We have been tracking ALL of the Motley Fool stock picks since January 2016. That's almost 5 years, 55 months and 110 stock picks. As of Friday, September 11, 2020 the Motley Fool's January 2 stock pick (TSLA) is up 333%, their March 19th pick (ZM) is up 209% in just 6 months, and another two have more than doubled. In addition, 6 of their 2019, 8 of their 2018, 8 of their 2016, 9 of theire 2017 and 13 of their 2016 picks have also doubled. Most impressively, over the last 5 years that we have been tracking every recommendation, their average stock pick is up 135%. That beats the SP500 by an average of 95%. And that's even accounting for all of this COVID mess that has wreaked havoc on most stocks. BUT, the Fool has done so well because they have quickly identified stocks this year that will perform well in the post-COVID world. THAT is how the Fool consistently does so well--they adapt and constantly pick stocks before everyone else realizes the opportunities.

  • CrowdStrike (CRWD) -- June 4, 2020 pick is already up 32%
  • Shopify (SHOP) – April 2, 2020 pick and it is already up 164%
  • Zoom Video (ZM) – March 19, 2020 pick and it is already up 209%
  • DexCom (DXCM) picked Feb 20, 2020 right before the market crashed and it is still up 41%
  • Tesla (TSLA) picked January 2, 2020 before the crash and it is up 333%
  • HubSpot (HUBS) picked December 5, 2019 and it is up 82%
  • Netflix (NFLX) picked November 21, 2019 and it is up 54%
  • Trade Desk (TTD) picked November 11, 2019 and up 117%
  • Zoom Video originally picked Oct 3 and it is up 398%
  • SolarEdge (SEDG) picked September 19, 2019 and it is up 105%

Now no one can guarantee that their next picks will be as strong, but our 5 years of experience has been super-profitable. They also claim that since inception, their average pick is up 529% and now we believe them. You sure don’t want to risk missing out. Many analysts are saying that we have passed the bottom of this COVID crisis and stocks will recover quickly. So make sure you have the best stocks in your portfolio.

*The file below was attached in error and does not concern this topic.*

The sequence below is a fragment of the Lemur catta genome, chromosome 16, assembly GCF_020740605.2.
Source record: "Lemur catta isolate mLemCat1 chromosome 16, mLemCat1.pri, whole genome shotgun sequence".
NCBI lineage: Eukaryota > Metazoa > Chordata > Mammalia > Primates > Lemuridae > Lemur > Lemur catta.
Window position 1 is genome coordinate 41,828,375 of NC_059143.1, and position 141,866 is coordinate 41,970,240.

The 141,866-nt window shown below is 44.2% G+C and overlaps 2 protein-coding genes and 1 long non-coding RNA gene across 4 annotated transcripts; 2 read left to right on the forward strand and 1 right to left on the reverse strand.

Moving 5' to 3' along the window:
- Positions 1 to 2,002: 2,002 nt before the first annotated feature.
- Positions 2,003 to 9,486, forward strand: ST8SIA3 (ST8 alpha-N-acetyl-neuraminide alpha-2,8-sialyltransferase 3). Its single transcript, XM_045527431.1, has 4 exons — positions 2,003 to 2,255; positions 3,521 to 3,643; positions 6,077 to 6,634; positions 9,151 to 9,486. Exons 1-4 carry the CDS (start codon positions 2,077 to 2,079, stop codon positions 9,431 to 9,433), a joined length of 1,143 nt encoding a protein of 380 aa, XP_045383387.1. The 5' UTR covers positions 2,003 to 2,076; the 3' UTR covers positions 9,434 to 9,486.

Normally the Fool service is priced at $199 per year but they are currently offering it for a NEW SUBSCRIBER DISCOUNT of just $99/year if you click this link

CLICK HERE to get access to all The Motley Fool’s Stock Picks and their next 12 months of picks for just $99 per Year! 



GET UP TO $1,000 IN FREE STOCK

WHEN YOU OPEN A ROBINHOOD BROKERAGE ACCOUNT

Robinhood was the first brokerage site to NOT charge commissions when they opened in 2013. They just past 10,000,000 accounts and to celebrate they are offering up to $1,000 in free stock when you open a new account.

Here’s the details: You must click on a special promo link to open your new Robinhood account. Then when you fund your account with at least $10, you will receive one stock valued between $5 and $500. Then, you will get a link to share with your friends. Every time one of your friends opens an account, you will receive another free stock valued between $5 and $500. Click here to learn more about this Special Robinhood offer.

Claim your free stock NOW (before it’s too late)



2 responses to “How Much House Can I Afford?”

Leave a Reply

Your email address will not be published. Required fields are marked *